Philosophical Review 86 (3):316-339 (1977)

Gary Watson
University of Southern California
My concern in this paper will be to explore and develop a version of nonsocratic skepticism about weakness of will. In my view, socratism is incorrect, but like Socrates, I think that the common understanding of weakness of will raises serious problems. Contrary to socratism, it is possible for a person knowingly to act contrary to his or her better judgment. But this description does not exhaust the common view of weakness. Also implicit in this view is the belief that actions which are contrary to one's better judgment are free in the sense that the agent could have done otherwise. To take seriously the possibility of acting contrary to one's better judgment is at the same time to raise problems about the distinction between weakness and compulsion. I argue that the common view, according to which the differentiating feature is that the weak are able to conform their behavior to their practical judgments, is unjustified. Instead, I have proposed that weakness of will involves the failure to develop certain normal capacities of self-control, whereas compulsion involves desires which even the possession of such capacities would not enable one to resist.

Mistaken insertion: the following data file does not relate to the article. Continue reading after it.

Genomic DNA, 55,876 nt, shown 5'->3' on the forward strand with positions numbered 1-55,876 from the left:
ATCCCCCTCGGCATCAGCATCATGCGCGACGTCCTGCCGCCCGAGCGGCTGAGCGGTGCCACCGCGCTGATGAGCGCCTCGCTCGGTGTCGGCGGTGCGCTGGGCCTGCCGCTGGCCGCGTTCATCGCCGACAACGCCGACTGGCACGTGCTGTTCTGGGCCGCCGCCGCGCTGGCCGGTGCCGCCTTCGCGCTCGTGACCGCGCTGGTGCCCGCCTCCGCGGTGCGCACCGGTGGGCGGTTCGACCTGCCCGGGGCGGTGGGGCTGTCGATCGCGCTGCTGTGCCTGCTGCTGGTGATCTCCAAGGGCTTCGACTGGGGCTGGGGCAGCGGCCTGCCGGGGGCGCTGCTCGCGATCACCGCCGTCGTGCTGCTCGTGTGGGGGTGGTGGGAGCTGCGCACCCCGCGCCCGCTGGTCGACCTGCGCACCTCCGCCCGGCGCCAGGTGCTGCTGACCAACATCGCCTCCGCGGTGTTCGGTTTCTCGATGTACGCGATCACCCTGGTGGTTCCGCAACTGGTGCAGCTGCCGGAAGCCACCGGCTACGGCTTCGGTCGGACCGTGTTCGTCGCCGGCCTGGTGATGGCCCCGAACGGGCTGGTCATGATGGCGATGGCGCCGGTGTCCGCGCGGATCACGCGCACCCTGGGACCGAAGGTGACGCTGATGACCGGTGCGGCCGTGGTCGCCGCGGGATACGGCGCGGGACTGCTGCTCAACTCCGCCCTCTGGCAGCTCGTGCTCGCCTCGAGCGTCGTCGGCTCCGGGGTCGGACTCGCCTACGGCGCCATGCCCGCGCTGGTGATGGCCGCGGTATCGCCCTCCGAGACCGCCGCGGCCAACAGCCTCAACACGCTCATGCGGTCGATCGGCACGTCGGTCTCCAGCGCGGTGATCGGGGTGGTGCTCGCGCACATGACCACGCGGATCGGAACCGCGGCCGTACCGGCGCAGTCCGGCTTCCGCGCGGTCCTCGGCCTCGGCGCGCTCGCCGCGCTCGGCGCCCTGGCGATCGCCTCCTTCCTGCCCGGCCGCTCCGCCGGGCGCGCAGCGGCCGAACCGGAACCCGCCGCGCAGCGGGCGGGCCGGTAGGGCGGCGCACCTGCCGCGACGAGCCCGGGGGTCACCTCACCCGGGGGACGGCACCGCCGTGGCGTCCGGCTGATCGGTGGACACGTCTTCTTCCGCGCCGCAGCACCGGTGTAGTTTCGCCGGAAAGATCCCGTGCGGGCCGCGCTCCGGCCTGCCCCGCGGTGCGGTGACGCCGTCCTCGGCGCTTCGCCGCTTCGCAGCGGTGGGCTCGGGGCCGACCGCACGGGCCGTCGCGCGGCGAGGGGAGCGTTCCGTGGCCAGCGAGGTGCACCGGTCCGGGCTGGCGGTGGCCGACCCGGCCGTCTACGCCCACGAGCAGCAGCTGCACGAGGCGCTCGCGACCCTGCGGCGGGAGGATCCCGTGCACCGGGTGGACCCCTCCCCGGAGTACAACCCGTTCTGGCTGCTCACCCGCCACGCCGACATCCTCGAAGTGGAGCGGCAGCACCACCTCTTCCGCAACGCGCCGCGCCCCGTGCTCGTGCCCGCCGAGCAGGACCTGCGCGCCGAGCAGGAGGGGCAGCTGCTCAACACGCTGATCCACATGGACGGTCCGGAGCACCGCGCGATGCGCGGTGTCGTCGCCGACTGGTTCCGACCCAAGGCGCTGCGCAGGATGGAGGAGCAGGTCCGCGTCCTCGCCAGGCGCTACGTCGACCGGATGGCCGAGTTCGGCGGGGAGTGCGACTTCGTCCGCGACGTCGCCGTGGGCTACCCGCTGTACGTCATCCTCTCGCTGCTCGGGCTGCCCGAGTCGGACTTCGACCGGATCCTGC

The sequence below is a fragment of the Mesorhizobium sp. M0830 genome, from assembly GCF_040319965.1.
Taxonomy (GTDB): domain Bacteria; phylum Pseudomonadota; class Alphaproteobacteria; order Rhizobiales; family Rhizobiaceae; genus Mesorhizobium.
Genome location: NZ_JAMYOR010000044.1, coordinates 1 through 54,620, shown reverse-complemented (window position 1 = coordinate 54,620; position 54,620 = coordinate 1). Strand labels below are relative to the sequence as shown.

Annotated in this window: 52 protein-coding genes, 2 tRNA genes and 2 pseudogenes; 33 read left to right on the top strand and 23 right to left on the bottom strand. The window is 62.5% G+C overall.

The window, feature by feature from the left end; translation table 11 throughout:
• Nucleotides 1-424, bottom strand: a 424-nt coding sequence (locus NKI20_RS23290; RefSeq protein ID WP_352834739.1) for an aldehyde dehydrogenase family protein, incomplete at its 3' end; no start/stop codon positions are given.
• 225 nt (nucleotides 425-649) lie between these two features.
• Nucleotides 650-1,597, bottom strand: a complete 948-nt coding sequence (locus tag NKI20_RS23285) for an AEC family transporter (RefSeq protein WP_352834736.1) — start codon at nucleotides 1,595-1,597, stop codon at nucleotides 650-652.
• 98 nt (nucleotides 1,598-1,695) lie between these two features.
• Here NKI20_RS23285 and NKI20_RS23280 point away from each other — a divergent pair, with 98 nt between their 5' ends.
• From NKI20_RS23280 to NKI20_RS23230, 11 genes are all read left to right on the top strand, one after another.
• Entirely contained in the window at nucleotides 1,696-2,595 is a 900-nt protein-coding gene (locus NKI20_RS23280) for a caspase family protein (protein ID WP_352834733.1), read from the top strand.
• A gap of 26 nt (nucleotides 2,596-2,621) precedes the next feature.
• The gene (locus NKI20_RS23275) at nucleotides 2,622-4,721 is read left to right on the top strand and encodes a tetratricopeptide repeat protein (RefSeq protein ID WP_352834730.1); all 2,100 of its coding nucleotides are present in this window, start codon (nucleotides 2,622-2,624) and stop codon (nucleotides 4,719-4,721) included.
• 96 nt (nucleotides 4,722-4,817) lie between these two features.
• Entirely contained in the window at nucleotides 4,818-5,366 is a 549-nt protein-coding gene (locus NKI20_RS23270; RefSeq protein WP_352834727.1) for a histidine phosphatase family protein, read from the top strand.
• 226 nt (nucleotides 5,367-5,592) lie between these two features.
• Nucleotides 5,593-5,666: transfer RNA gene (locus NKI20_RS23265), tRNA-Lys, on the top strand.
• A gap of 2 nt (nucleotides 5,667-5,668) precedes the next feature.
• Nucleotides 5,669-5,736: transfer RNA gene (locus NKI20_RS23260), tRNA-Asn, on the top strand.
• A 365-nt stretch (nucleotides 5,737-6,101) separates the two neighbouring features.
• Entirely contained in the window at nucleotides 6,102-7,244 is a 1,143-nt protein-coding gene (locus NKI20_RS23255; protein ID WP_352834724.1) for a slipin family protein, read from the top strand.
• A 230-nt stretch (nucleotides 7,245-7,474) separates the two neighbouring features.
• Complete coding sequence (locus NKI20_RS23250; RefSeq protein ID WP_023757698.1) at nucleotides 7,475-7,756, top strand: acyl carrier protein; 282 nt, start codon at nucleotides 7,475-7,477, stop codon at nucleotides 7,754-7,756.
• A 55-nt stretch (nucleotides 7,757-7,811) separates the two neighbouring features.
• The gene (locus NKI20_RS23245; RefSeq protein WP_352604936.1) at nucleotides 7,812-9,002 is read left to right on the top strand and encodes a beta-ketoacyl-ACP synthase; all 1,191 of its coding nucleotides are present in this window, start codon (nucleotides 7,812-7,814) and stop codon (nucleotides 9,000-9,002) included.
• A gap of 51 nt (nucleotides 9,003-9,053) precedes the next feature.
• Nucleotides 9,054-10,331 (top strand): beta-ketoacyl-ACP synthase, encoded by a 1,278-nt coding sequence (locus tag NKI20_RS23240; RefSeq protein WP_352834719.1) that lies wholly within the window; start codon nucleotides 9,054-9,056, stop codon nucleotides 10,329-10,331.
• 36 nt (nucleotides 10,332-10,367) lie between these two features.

Keywords akrasia  freedom  compulsion
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DOI 10.2307/2183785
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Deontology and Descartes’s Demon.Brian Weatherson - 2008 - Journal of Philosophy 105 (9):540-569.
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Praise, Blame and the Whole Self.Nomy Arpaly & Timothy Schroeder - 1999 - Philosophical Studies 93 (2):161-188.

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